Trump’s EPA Chief Now Under Investigation For Meeting With Coal Lobbyists

Scott Pruitt, administrator of the Environmental Protection Agency, is being investigated by the agency’s own watchdog for his relationship with a coal mining industry group.

The EPA’s inspector general is investigating an April 2017 meeting between Pruitt, who was named to his post by President Donald Trump, and a coal mining industry group that may have violated anti-lobbying laws pertaining to government officials.

EPA Inspector General Arthur Elkins Jr. confirmed in a letter released by Democrats on the House Energy and Commerce Committee that his office “will review the single meeting between EPA Administrator Scott Pruitt and the National Mining Association in April 10.”

After meeting with Pruitt, the group pressed Trump to pull out of the UN Paris Climate Accord — a decision he announced later in the spring — and Pruitt reportedly encouraged the group to do so.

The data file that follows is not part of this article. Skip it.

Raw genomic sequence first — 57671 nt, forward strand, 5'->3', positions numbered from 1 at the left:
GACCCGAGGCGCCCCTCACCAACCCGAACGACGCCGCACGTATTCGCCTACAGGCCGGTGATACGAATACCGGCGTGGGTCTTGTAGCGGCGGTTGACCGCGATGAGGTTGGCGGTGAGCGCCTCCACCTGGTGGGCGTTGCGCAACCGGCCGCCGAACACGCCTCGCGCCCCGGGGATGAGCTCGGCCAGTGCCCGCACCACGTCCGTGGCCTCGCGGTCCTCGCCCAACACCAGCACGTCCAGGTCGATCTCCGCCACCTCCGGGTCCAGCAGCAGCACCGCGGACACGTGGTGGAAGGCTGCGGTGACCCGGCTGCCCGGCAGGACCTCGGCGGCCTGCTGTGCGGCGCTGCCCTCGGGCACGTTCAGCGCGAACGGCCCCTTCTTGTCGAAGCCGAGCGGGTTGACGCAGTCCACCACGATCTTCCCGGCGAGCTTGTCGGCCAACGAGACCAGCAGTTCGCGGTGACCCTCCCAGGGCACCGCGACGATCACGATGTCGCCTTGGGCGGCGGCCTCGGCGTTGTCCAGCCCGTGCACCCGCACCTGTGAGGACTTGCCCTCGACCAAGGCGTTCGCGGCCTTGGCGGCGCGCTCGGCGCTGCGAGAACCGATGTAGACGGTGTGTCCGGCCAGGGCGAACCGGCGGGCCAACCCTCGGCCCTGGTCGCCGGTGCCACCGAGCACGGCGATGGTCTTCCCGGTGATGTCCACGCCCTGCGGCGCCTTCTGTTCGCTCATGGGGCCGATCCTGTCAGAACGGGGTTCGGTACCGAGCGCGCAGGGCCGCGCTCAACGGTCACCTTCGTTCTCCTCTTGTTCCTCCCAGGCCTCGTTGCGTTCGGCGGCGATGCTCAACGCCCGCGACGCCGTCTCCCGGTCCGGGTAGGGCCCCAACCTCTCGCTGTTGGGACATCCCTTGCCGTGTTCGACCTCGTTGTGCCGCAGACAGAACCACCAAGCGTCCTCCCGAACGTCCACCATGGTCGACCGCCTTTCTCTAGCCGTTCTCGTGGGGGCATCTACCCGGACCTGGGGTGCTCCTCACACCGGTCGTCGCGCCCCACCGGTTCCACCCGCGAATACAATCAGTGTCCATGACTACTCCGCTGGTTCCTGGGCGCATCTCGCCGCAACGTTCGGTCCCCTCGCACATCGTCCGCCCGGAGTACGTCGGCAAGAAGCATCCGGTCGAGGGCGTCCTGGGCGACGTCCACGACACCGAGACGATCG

Democrats asked the Government Accountability Office to submit a legal opinion on whether Pruitt’s alleged actions would violate the anti-lobbying law, and are seeking a “comprehensive factual record” from the inspector general to help examine the matter.

“The GAO stated to us that it could and would use the factual record regarding that meeting to conduct its analysis,” Elkins said in the letter.

As attorney general of Okahoma, Pruitt maintained very close ties with the fossil fuel industry, emails have revealed, and he had previously sued the administration he now leads more than a dozen times — often to the benefit of fossil fuel companies.